texas oncology more breakthroughs. more victories
Request an Appointment

Navigating Hope: Understanding the Importance of Clinical Trials in Cancer Care

May 20, 2024

May 20 is an important day in the advancement of medical science – Clinical Trials Day. It’s a time to honor the tireless efforts of researchers, patients, and healthcare professionals who push the boundaries of knowledge in pursuit of better treatments and cures.

When it comes to cancer research, clinical trials provide a structured and rigorous framework for testing new treatments, paving the way for innovative therapies that offer hope to patients who may have limited treatment options. The invaluable data gathered can help researchers unravel the complexities of cancer and identify targets for intervention, ultimately driving forward potential breakthroughs that can save lives and improve patient outcomes.

Scott Paulson, M.D., medical director of research at Texas Oncology, and co-chair of the Gastrointestinal Oncology Research committee with Sarah Cannon Research Institute, delves into the intricacies and importance of clinical trials, barriers to accruing more patients to clinical trials, and how Texas Oncology is positioned to be a leader in this important area.

How do you explain the importance and benefit of clinical trials to a patient or family member in terms they understand?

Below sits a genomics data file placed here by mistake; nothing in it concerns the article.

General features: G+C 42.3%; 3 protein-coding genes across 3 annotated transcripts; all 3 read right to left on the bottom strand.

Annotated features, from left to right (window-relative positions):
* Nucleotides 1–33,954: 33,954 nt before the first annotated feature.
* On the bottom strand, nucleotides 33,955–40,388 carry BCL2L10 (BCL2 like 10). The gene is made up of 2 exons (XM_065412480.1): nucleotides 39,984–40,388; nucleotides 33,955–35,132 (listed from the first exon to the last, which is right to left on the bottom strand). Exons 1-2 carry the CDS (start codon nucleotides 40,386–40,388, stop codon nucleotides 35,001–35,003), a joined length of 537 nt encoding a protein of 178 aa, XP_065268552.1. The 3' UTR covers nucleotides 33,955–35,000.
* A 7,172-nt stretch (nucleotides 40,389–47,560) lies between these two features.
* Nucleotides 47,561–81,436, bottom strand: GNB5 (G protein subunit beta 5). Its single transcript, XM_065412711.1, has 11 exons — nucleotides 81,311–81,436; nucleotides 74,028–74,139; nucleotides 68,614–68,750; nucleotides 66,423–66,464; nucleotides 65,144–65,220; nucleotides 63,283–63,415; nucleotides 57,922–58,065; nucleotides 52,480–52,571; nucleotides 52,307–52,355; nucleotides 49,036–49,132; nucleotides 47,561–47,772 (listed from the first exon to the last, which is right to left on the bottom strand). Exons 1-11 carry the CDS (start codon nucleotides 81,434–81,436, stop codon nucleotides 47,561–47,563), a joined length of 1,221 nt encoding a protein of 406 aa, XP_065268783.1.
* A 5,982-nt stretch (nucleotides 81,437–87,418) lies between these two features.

Cancer treatment is overwhelming. Clinical trials use consent forms with extensive information that we believe is critical for patients to understand what is being tested. Will they receive a placebo? Are there procedures that could cause harm? Are there alternatives? What is being tested and why am I doing it? Informed consent is critical to the process. In all circumstances, I need to feel confident that trial participation offers a better option for the patient than an available standard of care.

Our clinicians prioritize patient education and empowerment throughout the research process. By providing comprehensive information about clinical trials, potential benefits, and possible risks, patients can make informed decisions about their participation. This also fosters trust between patients and their doctor, creating a supportive environment conducive to research advancement.